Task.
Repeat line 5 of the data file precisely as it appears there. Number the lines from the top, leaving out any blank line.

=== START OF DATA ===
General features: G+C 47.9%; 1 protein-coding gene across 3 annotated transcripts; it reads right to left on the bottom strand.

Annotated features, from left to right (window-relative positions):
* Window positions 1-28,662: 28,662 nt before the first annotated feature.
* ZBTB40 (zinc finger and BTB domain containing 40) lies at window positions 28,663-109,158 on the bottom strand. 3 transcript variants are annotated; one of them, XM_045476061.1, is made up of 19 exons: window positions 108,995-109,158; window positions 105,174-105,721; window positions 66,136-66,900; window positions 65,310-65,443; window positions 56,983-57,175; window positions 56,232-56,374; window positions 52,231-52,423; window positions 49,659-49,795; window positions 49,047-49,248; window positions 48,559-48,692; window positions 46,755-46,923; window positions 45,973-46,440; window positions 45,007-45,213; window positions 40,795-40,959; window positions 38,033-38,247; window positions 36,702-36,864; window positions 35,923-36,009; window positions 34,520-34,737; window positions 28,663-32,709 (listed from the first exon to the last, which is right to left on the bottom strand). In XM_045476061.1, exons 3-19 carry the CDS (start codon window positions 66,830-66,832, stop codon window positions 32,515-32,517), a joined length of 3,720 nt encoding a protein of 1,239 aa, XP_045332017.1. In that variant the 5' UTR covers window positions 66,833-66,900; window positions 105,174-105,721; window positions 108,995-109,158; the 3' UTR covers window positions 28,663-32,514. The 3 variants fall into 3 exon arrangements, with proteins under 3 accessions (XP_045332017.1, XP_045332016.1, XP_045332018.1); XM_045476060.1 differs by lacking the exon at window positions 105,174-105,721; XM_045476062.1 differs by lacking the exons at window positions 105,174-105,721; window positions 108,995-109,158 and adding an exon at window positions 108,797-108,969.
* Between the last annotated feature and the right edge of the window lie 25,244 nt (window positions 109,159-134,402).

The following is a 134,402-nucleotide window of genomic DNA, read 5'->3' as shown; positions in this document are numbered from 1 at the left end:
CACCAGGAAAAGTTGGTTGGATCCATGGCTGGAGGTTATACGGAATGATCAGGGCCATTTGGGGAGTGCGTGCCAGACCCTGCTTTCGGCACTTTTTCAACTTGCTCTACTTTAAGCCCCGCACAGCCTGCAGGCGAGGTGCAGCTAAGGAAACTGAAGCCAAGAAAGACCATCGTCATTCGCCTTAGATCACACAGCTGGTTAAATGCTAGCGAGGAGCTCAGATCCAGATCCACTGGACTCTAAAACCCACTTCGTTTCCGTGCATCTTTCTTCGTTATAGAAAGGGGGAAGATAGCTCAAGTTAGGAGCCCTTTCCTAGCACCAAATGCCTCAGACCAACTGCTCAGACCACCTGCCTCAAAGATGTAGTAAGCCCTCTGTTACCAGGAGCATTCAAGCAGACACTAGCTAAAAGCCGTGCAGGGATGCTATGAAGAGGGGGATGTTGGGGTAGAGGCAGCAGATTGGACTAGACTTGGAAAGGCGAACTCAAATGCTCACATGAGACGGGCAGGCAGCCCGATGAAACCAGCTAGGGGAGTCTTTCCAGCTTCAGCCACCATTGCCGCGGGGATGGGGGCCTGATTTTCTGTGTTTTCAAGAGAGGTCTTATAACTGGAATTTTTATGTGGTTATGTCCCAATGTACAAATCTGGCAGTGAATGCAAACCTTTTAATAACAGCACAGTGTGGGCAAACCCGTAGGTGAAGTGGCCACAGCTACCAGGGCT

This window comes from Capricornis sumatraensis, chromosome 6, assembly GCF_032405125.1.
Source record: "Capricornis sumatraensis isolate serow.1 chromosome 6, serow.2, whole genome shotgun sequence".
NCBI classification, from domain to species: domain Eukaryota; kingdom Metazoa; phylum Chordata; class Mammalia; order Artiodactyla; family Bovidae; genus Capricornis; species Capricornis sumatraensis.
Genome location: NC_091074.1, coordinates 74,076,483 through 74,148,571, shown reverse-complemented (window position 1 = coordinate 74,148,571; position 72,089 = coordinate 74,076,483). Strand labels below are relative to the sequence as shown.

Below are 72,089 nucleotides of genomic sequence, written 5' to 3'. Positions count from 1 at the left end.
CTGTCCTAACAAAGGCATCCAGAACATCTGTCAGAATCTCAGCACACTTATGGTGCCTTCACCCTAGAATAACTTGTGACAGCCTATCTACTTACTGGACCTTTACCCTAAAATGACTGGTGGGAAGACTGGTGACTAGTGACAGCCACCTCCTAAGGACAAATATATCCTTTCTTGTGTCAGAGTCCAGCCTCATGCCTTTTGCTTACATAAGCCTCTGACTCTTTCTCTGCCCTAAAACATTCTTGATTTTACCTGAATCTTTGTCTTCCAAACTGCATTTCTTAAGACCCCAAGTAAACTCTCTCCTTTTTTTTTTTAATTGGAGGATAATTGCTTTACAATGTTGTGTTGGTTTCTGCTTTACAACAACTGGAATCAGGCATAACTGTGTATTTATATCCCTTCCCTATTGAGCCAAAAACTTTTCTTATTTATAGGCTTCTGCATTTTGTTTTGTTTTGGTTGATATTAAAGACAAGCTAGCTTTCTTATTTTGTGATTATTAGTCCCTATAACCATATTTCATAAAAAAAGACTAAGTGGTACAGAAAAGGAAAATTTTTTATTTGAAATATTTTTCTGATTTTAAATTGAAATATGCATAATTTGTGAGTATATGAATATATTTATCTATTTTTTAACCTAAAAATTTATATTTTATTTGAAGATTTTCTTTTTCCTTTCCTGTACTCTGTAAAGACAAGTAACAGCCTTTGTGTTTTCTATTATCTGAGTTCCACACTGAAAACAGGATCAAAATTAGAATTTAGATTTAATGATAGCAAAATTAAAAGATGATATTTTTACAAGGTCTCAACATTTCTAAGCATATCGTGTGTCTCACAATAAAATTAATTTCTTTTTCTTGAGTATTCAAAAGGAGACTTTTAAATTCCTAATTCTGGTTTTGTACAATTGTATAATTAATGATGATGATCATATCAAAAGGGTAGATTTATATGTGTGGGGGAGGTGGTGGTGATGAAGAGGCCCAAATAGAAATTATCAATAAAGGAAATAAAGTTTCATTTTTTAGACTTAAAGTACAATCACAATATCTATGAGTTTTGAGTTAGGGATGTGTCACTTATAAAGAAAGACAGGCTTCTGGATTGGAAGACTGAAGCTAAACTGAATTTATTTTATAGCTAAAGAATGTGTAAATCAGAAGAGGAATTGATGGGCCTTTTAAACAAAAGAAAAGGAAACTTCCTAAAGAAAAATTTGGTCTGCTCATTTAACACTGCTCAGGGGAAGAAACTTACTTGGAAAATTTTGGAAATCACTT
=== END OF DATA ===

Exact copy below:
* Between the last annotated feature and the right edge of the window lie 25,244 nt (window positions 109,159-134,402).